I think Dallas Morning News' brief series on 'black flight' is reports on a significant problem decades in the making; a problem rooted in a number is societal issues and ills that are a mixed bag of race, economics and opportunity (or the lack thereof).
Part of the problem is found in the mobility of young African-Americans, college educated or simply with good jobs, who want a nicer, larger home. Some of them simply like living in proximity to the places they shop, go to church or work. Others simply want their neighborhood and dwelling to reflect the economic progress they are making. A number of them will tell you that what they look for simply cannot be found in south/southern Dallas. Many of them are young parents, some are young people whose plans include starting their own families.
And, yes, there are others who are taking advantage of section 8 vouchers to move into apartments and rental homes.
It's important to point out that all of these families don't come from south or southern Dallas. But according to this important piece by Tawnell Hobbs and Holly Hacker, the loss of 20,000 black students from the school district is a pretty significant migration. They went somewhere. Some of those destination points were some of the southern and southernmost suburbs in Dallas and even Ellis county.
But equally troubling is the apparent nonchalance, if not resignation of DISD's top educator.
"Superintendent Michael Hinojosa did not voice concern with the drop in black students, saying the shift is part of a national trend."
That's probably true, and it is both important and fair to point out that it is a trend that didn't begin with Hinojosa's tenure.
But he hasn't done a lot to help stem the tide either.
Proposals such as the no homework, multiple attempts to take tests; the $84 million shortfall in the district's budget; the loss of learning centers in schools in predominantly black communities, are things which have helped a number of parents lose confidence in the ability of Dallas' public school system to effectively educate their children.
And then there is the issue of race.
There is an undeniable tension between black and Hispanics in Dallas. It has been there for years.
When I worked closely with Dallas Area Interfaith, our efforts to get district funding for after school programs was stymied time and time again by what was called 'the Slam Dunk gang'. This was a voting block, manipulated by the president of the school board to get Hispanics to vote with whites against nearly whatever was proposed by African-American board members.
I spoke with African-American board member Dr. Yvonne Ewell (for whom the Town View Magnet School is named), about the insensitivity and intransigence of administrators in addressing the needs of black students. And this was when black students were in the minority!
Dr. Ewell, Ms. Kathlyn Gilliam were among those whose efforts resulted in federal court mandates to get DISD to address the needs of African-American students through learning centers. Those mandates were to get the district to comply with the 1954 Brown v Board of Education decision...nearly 40 years after the ruling! Hinojosa's recent dismantling of those schools in the name of 'fairness' for all students, essentially undid that compliance.
For some this is moot because 'white flight' long ago left DISD 'majority minority' district. White flight took place because whites wanted to avoid the prospects of having their children going to school with black children. Some of it, did indeed have something to do with upward mobility, but its folly to pretend that racism had nothing to do with it. You have to have been born since 1980 to believe otherwise.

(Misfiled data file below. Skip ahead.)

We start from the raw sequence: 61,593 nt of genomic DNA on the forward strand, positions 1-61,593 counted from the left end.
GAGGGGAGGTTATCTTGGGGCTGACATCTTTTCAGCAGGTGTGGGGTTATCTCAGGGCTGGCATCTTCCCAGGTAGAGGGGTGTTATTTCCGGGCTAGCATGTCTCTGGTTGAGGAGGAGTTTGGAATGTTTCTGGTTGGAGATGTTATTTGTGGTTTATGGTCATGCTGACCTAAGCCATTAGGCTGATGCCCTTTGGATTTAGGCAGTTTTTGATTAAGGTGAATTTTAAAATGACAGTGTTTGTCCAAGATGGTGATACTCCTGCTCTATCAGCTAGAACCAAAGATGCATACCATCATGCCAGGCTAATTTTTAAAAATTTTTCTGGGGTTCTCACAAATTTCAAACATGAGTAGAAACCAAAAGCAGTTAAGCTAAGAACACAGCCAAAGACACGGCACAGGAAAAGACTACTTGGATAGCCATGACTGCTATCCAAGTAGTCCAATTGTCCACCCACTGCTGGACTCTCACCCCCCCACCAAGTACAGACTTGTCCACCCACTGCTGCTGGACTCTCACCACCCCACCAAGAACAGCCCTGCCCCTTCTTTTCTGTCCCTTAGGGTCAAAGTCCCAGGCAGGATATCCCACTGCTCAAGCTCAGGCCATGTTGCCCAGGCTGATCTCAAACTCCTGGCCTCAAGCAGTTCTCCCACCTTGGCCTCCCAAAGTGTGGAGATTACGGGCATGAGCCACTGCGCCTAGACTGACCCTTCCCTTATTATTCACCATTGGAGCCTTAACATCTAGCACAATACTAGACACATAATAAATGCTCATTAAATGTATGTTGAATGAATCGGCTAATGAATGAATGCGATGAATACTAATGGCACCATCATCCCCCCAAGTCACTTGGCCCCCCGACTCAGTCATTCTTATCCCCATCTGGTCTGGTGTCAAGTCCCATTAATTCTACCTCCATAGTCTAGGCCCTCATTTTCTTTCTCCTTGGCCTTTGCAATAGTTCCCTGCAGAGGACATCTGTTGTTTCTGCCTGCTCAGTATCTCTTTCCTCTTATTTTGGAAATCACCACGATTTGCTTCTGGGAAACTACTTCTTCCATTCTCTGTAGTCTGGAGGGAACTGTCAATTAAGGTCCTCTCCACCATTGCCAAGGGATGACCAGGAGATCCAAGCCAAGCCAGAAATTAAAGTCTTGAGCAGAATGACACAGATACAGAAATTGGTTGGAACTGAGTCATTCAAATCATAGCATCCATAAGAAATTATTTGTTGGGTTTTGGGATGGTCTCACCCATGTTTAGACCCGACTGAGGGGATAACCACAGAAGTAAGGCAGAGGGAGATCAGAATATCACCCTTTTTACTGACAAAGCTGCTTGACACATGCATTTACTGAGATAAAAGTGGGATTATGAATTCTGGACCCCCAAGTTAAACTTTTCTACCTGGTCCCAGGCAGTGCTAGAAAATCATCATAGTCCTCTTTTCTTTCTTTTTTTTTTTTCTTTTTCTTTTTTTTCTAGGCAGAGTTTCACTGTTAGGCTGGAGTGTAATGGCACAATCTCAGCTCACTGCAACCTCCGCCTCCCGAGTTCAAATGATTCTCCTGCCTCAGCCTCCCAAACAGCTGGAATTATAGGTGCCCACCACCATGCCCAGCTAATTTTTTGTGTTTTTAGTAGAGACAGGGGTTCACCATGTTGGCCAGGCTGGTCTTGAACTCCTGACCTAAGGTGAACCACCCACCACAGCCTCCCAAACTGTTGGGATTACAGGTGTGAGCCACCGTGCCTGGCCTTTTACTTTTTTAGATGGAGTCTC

Does black flight represent the same thing? Not to the same extent. African-Americans are, at times, astonishingly resentful of Hispanics 'encroachment' into their neighborhoods and schools.
It is amazing to listen to blacks mouth the same prejudices and bigotries against Hispanics that were spoken about us 40 years ago (and even today). We've allowed ourselves to be co-opted into sentiments about integration that ignore our own history in this country. And have forgotten that in places like South Dallas and the Oak Cliff communities, white people left, when we started moving in. At first blush, lawyer and long time activist Adelfa Callejo seems to have a point when she says, "They're [black people] doing exactly what the whites are doing, abandoning the school district," Callejo said. "That will leave us with a lack of black leadership. You need leaders of all races to make it happen."
African-Americans have to remember that Latinos are now the minority in the district and just as we looked to improve the educational progress of our children when we represented the majority, Hispanics are understandably going to do the same.
But that doesn't mean we have to have 'winners' and 'losers' in this process.
Black flight has to do with more than bigoted attitudes toward Hispanics. But to the extent that it does it is not only wrong, it is detrimental to the future of all of our children.
We can neither forget, nor ignore race. We have to find a way to make it work for us. That means we have to be allies. We cannot afford the fractious nature of internal politics or political enmity between these two communities. Nor can we afford to commit to the naive notion that there are no unique academic challenges imposed by race, culture, ethnicity or economic status. Education is not a generic discipline. It is contextual. It is what we learn, the context in which we learn, from whom we learn and how we learn that determines if we learn.
Blithely mouthing the 'we must teach all of our children' while ignoring the needs of children who don't look like us (whoever 'us' is), is to commit to education policies which will destroy public education. And it only plays into the hands of those who don't care if African-Americans or Hispanics succeed.